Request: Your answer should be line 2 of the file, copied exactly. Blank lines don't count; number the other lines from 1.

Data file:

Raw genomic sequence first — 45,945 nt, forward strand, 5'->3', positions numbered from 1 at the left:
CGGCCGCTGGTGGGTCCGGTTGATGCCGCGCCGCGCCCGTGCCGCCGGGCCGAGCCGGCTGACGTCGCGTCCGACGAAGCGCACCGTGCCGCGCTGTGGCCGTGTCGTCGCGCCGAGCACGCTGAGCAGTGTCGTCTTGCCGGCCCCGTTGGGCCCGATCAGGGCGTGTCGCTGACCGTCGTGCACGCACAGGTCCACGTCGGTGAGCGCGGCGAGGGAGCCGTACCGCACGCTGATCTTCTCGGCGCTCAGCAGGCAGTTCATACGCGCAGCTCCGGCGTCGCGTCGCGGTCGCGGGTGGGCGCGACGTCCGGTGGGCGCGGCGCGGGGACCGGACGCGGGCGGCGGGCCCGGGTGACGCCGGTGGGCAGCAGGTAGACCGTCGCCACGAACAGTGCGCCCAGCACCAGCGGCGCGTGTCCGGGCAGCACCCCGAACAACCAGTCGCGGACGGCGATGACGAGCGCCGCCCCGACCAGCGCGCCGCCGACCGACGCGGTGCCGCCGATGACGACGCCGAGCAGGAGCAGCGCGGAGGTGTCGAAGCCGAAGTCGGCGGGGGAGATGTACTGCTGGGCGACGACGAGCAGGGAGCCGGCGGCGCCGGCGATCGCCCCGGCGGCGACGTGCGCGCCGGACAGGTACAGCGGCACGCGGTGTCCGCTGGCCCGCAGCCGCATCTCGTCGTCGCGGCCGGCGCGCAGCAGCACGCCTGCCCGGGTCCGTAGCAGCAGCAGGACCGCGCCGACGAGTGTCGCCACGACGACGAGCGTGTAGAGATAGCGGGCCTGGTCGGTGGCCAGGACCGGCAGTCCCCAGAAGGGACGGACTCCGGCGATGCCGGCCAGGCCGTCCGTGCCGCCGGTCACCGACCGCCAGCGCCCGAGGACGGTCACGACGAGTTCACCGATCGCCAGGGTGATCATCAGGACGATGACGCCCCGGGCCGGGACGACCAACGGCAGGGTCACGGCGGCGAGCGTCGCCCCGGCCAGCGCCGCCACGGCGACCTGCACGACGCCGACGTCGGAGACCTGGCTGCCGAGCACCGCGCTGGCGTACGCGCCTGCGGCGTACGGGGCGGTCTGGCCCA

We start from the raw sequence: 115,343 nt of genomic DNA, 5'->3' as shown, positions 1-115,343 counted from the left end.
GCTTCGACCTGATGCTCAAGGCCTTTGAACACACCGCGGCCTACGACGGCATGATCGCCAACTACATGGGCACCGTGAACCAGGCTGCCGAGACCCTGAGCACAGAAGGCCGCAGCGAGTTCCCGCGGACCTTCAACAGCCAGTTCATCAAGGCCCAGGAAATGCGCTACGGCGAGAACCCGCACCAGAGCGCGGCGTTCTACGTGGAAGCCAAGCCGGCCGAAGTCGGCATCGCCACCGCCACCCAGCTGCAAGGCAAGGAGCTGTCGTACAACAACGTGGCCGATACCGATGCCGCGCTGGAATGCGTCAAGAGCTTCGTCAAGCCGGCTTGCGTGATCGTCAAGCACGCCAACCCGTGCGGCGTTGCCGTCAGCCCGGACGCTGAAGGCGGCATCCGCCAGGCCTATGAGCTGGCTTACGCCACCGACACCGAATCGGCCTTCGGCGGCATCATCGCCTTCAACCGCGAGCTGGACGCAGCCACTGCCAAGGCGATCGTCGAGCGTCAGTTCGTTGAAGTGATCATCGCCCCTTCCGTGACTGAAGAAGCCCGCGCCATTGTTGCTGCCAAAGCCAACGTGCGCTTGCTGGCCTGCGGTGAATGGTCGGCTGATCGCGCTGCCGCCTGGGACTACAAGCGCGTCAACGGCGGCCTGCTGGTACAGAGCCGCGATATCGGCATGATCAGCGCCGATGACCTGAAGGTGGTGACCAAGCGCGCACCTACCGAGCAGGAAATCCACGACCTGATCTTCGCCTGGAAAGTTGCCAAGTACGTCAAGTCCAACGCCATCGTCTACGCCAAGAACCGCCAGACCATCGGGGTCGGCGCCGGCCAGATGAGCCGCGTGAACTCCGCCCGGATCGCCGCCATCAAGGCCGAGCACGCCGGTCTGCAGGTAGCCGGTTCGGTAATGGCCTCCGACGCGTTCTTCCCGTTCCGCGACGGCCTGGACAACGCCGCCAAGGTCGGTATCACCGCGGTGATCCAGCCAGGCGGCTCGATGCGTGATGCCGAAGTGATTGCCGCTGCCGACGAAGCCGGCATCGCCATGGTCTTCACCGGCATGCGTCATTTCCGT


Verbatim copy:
CGGCCGCTGGTGGGTCCGGTTGATGCCGCGCCGCGCCCGTGCCGCCGGGCCGAGCCGGCTGACGTCGCGTCCGACGAAGCGCACCGTGCCGCGCTGTGGCCGTGTCGTCGCGCCGAGCACGCTGAGCAGTGTCGTCTTGCCGGCCCCGTTGGGCCCGATCAGGGCGTGTCGCTGACCGTCGTGCACGCACAGGTCCACGTCGGTGAGCGCGGCGAGGGAGCCGTACCGCACGCTGATCTTCTCGGCGCTCAGCAGGCAGTTCATACGCGCAGCTCCGGCGTCGCGTCGCGGTCGCGGGTGGGCGCGACGTCCGGTGGGCGCGGCGCGGGGACCGGACGCGGGCGGCGGGCCCGGGTGACGCCGGTGGGCAGCAGGTAGACCGTCGCCACGAACAGTGCGCCCAGCACCAGCGGCGCGTGTCCGGGCAGCACCCCGAACAACCAGTCGCGGACGGCGATGACGAGCGCCGCCCCGACCAGCGCGCCGCCGACCGACGCGGTGCCGCCGATGACGACGCCGAGCAGGAGCAGCGCGGAGGTGTCGAAGCCGAAGTCGGCGGGGGAGATGTACTGCTGGGCGACGACGAGCAGGGAGCCGGCGGCGCCGGCGATCGCCCCGGCGGCGACGTGCGCGCCGGACAGGTACAGCGGCACGCGGTGTCCGCTGGCCCGCAGCCGCATCTCGTCGTCGCGGCCGGCGCGCAGCAGCACGCCTGCCCGGGTCCGTAGCAGCAGCAGGACCGCGCCGACGAGTGTCGCCACGACGACGAGCGTGTAGAGATAGCGGGCCTGGTCGGTGGCCAGGACCGGCAGTCCCCAGAAGGGACGGACTCCGGCGATGCCGGCCAGGCCGTCCGTGCCGCCGGTCACCGACCGCCAGCGCCCGAGGACGGTCACGACGAGTTCACCGATCGCCAGGGTGATCATCAGGACGATGACGCCCCGGGCCGGGACGACCAACGGCAGGGTCACGGCGGCGAGCGTCGCCCCGGCCAGCGCCGCCACGGCGACCTGCACGACGCCGACGTCGGAGACCTGGCTGCCGAGCACCGCGCTGGCGTACGCGCCTGCGGCGTACGGGGCGGTCTGGCCCA